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19th September 2023

James Reed on The Big Give

James Reed


Over the last 15 years, we have built a great machine for fundraising. It is called Big Give, and you might have never heard of it. If so, I want to introduce you to our work and ask for your help.

What we have pioneered is the concept of match funding – asking funders to match donations to charities made by members of the public. So £50 from an individual becomes £100 for a good cause, after being doubled by a Big Give match funding ‘champion’ – typically philanthropists, foundations or companies.

What the champions who support Big Give say is that they are so pleased to see their donations multiplied, often by many times. The average donation to Big Give last year was multiplied by 5.6, making their money go far further than it would otherwise have done.

We are now the UK’s biggest match funding platform, working every day to multiply people’s generosity.

Public donations are crucial. But we need the fuel provided by more champions to take our work to the next level.

My feeling is that a lot of wealthy individuals want to help and to do something charitable, but they are not quite sure where to put their wherewithal and their energy.

It’s actually not that easy to give away a lot of money and do it effectively. It may be that there is a cause you want to champion – the environment, homelessness, the arts, women and girls, developing communities – but you aren’t sure who to work with to have the best impact.

Working with us means you make much, much more impact. We say to the public who donate to charities through our platform that one donation has twice the impact. But for the champions, it’s  a lot more than that.

In the UK the top one per cent are not as generous as they are in the US. What I would say to those people is that you get an enormous satisfaction from making a contribution like this. Once you have got the material things you need, the return on acquiring more and more material things diminishes. When you contribute philanthropically, the satisfaction grows stronger each time you do it.

The people who take part tell us that it is really enriching. They get huge satisfaction from supporting what is often a number of different organisations. If you want to support the homeless, say, you can target your help at more than one charity working in the sector. You also know that we have done the work for you in terms of selecting well-run, effective organisations to support.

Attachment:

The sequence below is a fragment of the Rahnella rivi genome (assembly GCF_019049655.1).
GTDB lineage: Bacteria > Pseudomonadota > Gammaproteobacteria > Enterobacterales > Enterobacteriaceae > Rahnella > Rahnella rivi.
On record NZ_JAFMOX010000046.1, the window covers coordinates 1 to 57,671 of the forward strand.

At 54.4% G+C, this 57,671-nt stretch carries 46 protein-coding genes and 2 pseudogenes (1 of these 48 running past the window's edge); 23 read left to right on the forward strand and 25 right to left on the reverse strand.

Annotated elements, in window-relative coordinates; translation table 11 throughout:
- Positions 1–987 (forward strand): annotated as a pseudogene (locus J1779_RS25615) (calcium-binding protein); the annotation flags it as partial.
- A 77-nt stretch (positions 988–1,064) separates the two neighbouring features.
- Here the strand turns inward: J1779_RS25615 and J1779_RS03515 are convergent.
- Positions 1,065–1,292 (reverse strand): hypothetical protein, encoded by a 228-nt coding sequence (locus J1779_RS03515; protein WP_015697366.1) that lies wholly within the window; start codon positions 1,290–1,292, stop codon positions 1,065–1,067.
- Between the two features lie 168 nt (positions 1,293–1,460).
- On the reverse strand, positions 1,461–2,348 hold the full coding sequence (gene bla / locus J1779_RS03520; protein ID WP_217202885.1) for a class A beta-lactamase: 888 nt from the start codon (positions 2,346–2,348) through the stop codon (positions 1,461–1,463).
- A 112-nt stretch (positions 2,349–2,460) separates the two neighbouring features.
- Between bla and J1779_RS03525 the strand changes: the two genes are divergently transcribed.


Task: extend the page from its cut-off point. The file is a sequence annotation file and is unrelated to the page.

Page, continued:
Our annual Christmas Challenge raises money for over 1,000 different charities, and even our themed campaigns like the Green Match Fund, which targets environmental causes, are very varied.

Wealthy people should think about how much they want to give away every year, and then they can plan effectively for doing so. In some religions, it’s expected that you will give away a certain percentage of your income. I’m not saying everyone should set it in stone, but there is something to be said for planning ahead.

I try to do that, and it helps that I have been working with charities since I was a young man. I have seen how well targeted work can make a huge difference to people’s lives.

What we have created in Big Give is a way of multiplying and magnifying that. We give the organisations that take part in our campaigns a lot more financial firepower.

I find it very satisfying when I hear back from our charity partners that they have hit a target and demonstrate amazing programmes of work as a result, across all different aspects of society that are really inspiring. That motivates me.

There are a lot of cracks in our society and life that government does not fill. Voluntary and individual action is a necessary part of the social landscape.

The small battalions, as they have been called, make a huge positive difference. A lot of them are led by very impressive individuals who are really remarkable leaders.

We want to work with them to reach a new target of raising £1 billion by 2030. It’s a big number and it’s a long way off where we have got to. But I’ve always found in business that it’s good to know what you are trying to do and have a target. It keeps you focused on the goal, which is raising money to help charities finance the work they do.

Currently, we are not far off having raised a quarter of a billion pounds – so £1 billion is a big stretch. But it’s doable.

It’s good that people know we are ambitious. After all, the need out there is limitless.


For more information visit

Chairman of the board of trustees at Big Give and chairman of The Reed Group

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